At a high level, there's nothing too out of the ordinary. Unfortunately, that means the majority of the patched vulnerabilities are once again of the worst variety: Remote Code Execution (RCE). Web browsers (IE and Edge) are seeing most of the fixes, which is also par for the course. None of this month's vulnerabilities have been seen exploited in the wild, although CVE-2018-1034 (a Microsoft SharePoint Server privilege escalation bug) was publicly disclosed. Several Microsoft Office issues have been patched, many of which also affect SharePoint Server. Also of note to backend administrators are two Denial of Service (DoS) vulnerabilities: CVE-2018-0956 and CVE-2018-0967, in HTTP.sys and the SNMP Service respectively. Several Kernel information disclosure bugs were fixed, which can be useful for attackers wishing to craft more reliable exploits by bypassing Address Space Layout Randomization protections.
The ongoing Spectre/Meltdown saga continues to illustrate the complexity involved with trying to work around hardware vulnerabilities via software. Microsoft has issued yet another Spectre patch today: KB4093112 mitigates CVE-2017-5715 for Windows 10 version 1709 systems running on AMD processors. By default, applying this update will only protect against some attack scenarios. To prevent a malicious application run in user mode from being able to disclose the contents of kernel memory (user-to-kernel), the Indirect Branch Prediction Barrier must be enabled by adding certain registry keys and restarting. This may negatively impact system performance, which is why it is not automatically enabled. Process-to-process and virtualized guest-to-host mitigations are enabled by default.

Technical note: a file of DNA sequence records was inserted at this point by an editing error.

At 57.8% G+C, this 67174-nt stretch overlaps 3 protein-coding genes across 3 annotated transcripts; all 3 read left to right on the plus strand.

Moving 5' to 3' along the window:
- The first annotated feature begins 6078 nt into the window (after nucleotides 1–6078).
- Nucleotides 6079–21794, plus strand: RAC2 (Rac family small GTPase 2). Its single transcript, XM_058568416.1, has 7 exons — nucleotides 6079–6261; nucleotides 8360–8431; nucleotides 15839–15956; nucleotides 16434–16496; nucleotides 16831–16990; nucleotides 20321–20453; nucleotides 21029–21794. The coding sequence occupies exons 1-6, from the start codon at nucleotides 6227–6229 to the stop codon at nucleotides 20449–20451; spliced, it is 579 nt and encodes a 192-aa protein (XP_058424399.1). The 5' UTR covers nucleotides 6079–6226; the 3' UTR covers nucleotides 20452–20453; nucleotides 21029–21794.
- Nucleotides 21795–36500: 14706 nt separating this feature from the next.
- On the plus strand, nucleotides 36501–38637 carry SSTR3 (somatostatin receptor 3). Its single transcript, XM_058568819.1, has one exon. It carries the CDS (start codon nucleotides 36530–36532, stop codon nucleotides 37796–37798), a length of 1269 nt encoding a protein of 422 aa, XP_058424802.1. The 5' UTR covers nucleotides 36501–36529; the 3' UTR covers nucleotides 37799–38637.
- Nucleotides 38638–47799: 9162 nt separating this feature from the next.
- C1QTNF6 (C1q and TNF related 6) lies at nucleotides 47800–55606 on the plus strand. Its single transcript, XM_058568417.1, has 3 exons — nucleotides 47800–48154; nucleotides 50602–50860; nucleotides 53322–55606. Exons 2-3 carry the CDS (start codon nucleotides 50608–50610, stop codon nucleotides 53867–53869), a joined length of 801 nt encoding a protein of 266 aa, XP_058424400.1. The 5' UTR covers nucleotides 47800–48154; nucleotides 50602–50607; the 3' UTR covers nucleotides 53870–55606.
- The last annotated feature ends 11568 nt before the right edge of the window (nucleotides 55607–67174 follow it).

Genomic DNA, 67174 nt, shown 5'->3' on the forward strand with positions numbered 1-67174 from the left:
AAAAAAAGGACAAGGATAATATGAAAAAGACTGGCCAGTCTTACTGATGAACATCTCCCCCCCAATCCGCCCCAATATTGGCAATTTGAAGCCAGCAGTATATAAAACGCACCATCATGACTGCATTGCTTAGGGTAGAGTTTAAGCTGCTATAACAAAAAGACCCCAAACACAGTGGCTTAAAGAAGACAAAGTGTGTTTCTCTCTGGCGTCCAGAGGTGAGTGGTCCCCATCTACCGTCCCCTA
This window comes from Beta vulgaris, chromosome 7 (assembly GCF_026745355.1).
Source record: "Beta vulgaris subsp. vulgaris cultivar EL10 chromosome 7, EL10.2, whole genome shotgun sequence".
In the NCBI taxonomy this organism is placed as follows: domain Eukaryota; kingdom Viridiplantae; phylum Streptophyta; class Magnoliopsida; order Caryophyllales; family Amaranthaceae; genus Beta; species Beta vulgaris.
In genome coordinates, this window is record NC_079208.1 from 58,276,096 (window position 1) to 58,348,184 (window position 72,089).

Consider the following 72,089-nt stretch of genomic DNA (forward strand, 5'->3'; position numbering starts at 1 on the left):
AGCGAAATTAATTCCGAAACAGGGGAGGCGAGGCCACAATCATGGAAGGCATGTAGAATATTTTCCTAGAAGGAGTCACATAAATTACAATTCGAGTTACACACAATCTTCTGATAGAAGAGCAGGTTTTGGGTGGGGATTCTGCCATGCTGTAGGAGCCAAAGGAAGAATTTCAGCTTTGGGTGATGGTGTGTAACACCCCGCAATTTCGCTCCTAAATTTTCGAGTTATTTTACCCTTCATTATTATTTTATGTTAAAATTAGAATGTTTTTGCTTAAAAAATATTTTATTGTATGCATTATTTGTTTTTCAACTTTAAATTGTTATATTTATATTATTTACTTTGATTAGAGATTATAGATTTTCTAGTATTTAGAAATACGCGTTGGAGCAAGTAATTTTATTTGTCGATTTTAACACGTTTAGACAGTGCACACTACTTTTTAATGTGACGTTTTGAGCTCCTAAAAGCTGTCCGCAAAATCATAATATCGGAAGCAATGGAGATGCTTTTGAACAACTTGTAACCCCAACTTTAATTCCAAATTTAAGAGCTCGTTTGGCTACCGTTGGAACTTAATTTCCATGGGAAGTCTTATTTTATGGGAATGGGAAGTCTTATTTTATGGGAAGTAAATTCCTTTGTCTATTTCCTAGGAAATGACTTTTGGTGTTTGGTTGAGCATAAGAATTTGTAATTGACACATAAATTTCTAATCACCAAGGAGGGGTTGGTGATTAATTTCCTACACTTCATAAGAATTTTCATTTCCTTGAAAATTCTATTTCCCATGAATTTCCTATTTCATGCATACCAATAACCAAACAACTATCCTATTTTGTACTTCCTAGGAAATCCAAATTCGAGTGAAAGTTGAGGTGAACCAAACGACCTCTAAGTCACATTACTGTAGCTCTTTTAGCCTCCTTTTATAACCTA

And in case you missed it: the original Meltdown fix for Windows 7 and Server 2008 R2 in January actually introduced a new, even more severe vulnerability that was quietly patched as part of the March updates. It was made public as Total Meltdown on March 27, after which the March fix was found to be incomplete. This led Microsoft to release an out-of-band update on March 29 for CVE-2018-1038. This patch should be applied immediately if you have any affected systems in your environment.
Another update that may have slipped under the radar when the fix came out last week was for the latest RCE vulnerability in Microsoft's Malware Protection Engine, CVE-2018-0986. We've seen quite a few of these come to light over the last year or so, mostly thanks to Project Zero, and they're nasty in that they execute in a highly privileged context and don't require any user interaction. Thankfully the patch should also get applied without having to take any action.
A somewhat unusual fix published today is for Microsoft's Wireless Keyboard 850. CVE-2018-8117 is a security feature bypass vulnerability, whereby an attacker able to extract the encryption key from a keyboard could then wirelessly send and/or read keystrokes, potentially reading sensitive data such as passwords or issuing malicious commands to a connected system.
(Note: Not all CVEs had CVSSv3 data available at the time of writing.)